Upande wa Pili wa Kiapo cha Ndoa -When ‘for worse’ hits your marriage | JamiiForums | The Home of Great Thinkers

Dismiss Notice
You are browsing this site as a guest. It takes 2 minutes to CREATE AN ACCOUNT and less than 1 minute to LOGIN

Upande wa Pili wa Kiapo cha Ndoa -When ‘for worse’ hits your marriage

Discussion in 'Mahusiano, mapenzi, urafiki' started by Shadow, Jul 27, 2010.

  1. Shadow

    Shadow JF-Expert Member

    Jul 27, 2010
    Joined: May 19, 2008
    Messages: 2,908
    Likes Received: 71
    Trophy Points: 145
    Je, wewe ungefanyaje hapa?

    Published on 06/03/2010
    By Zawadi Lompisha

    Rita has left her marital home. She has been married to Dan for the last eight years and they have two lovely children. They hold good jobs that pay them very well, their children go to good schools and are servicing a mortgage.
    The job market has been rather uncertain in the last few years. So when the time came for Dan’s company to let some people go, Rita and Dan discussed it and hatched a plan, just in case the axe fell on Dan. They had good savings and because Dan was in a very marketable career, they were sure that he could get a job in about three months.
    Life changed
    Soon enough, Dan was given the dismissal letter that read, in part: "We are grateful for your six years’ service in the company. However…"
    Dan was devastated despite the fact that he thought he was prepared to let go. Rita took everything in stride and gave Dan the much-needed shoulder.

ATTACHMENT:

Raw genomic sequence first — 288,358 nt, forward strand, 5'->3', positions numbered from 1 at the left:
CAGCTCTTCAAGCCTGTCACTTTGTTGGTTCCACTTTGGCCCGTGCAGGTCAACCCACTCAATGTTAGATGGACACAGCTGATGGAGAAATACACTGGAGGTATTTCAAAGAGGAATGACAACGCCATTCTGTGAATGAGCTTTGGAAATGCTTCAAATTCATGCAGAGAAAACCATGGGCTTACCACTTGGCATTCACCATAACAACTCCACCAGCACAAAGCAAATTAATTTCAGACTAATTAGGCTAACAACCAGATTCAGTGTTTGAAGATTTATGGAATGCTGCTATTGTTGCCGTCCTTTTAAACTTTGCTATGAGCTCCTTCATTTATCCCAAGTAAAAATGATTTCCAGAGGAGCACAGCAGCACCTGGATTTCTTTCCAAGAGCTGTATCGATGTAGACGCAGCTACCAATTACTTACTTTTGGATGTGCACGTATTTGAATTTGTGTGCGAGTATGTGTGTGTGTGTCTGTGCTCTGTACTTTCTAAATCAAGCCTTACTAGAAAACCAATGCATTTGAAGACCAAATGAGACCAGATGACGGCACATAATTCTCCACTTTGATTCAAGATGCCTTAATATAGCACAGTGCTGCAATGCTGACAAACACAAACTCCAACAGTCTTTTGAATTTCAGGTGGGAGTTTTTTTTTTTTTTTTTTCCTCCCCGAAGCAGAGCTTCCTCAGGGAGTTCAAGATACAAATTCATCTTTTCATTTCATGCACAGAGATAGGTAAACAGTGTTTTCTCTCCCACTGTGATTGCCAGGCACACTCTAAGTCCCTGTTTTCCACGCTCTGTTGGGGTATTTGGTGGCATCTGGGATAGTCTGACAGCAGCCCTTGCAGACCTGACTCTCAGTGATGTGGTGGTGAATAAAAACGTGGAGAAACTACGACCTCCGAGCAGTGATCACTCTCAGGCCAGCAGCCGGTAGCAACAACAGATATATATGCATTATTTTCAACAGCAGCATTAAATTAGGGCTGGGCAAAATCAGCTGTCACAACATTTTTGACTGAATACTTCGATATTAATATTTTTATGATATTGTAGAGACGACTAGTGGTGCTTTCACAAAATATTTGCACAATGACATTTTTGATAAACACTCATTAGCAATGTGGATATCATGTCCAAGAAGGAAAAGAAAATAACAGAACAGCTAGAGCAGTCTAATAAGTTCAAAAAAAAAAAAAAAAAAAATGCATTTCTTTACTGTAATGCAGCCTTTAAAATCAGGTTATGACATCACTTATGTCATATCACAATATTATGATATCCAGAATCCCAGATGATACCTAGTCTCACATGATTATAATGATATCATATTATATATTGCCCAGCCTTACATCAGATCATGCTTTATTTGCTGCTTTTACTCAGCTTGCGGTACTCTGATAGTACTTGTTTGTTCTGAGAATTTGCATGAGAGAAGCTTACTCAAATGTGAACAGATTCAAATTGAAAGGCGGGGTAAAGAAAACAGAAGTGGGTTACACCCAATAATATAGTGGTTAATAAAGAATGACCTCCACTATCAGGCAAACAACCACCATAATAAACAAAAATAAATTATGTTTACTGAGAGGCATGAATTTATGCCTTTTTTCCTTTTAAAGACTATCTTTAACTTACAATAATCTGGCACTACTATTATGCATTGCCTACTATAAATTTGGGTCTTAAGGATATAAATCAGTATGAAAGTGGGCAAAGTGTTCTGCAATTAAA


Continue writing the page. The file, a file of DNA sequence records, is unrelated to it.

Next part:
Dan kept sending out applications but after stringing him along, the companies disappointed him. Rita’s patience began to wear thin after months of waiting. The benefits that Dan got paid by his former employer were all wisely put into the mortgage. Rita ran with all other expenses because they didn’t want to touch their savings.
    Rita began to resent the fact that she hadn’t bought herself a new outfit in almost half a year. She was spending so much because her husband and children were depending on her. They even had to stop eating certain foods because they were proving too expensive. She tried talking to her friends to get Dan a job but nothing came out of that. She was getting overwhelmed and she grabbed a few things from the house and deserted Dan and the children.
    So here we are, three married women listening to a friend, amidst sobs of empathy.
    Survive trial
    "I can’t do it any more," wept Rita, "I’ve tried but I can’t, this ‘for worse’ part is too hard. I leave Dan in the house; work my backside off for the family. It’s meant to be team effort! There has to be something wrong with this picture."
    Some of the questions we asked Rita were: Did Dan know that she was getting frustrated? Did Rita want her marriage to end? How could we help?
    Rita hadn’t shared with Dan what she was going through because she thought he was going through enough.
    She didn’t want her marriage to end; she believed in the "for better for worse" line, but she needed to know how to survive the ‘for worse’ bit.
    We promised to stand by Rita, to allow her to call us or come to us when she needed to talk, or needed some money. We also asked Rita to go back and talk with Dan about what she was going through but make it clear that she didn’t want to leave. She left the house with a spring in her step.
    That whole scene made me proud because I had met one more person who was willing to fight for her marriage.
    Many men and women are walking out of their marriages because they are unwilling to deal with the ‘for worse’ part of the vows. Are you one of them?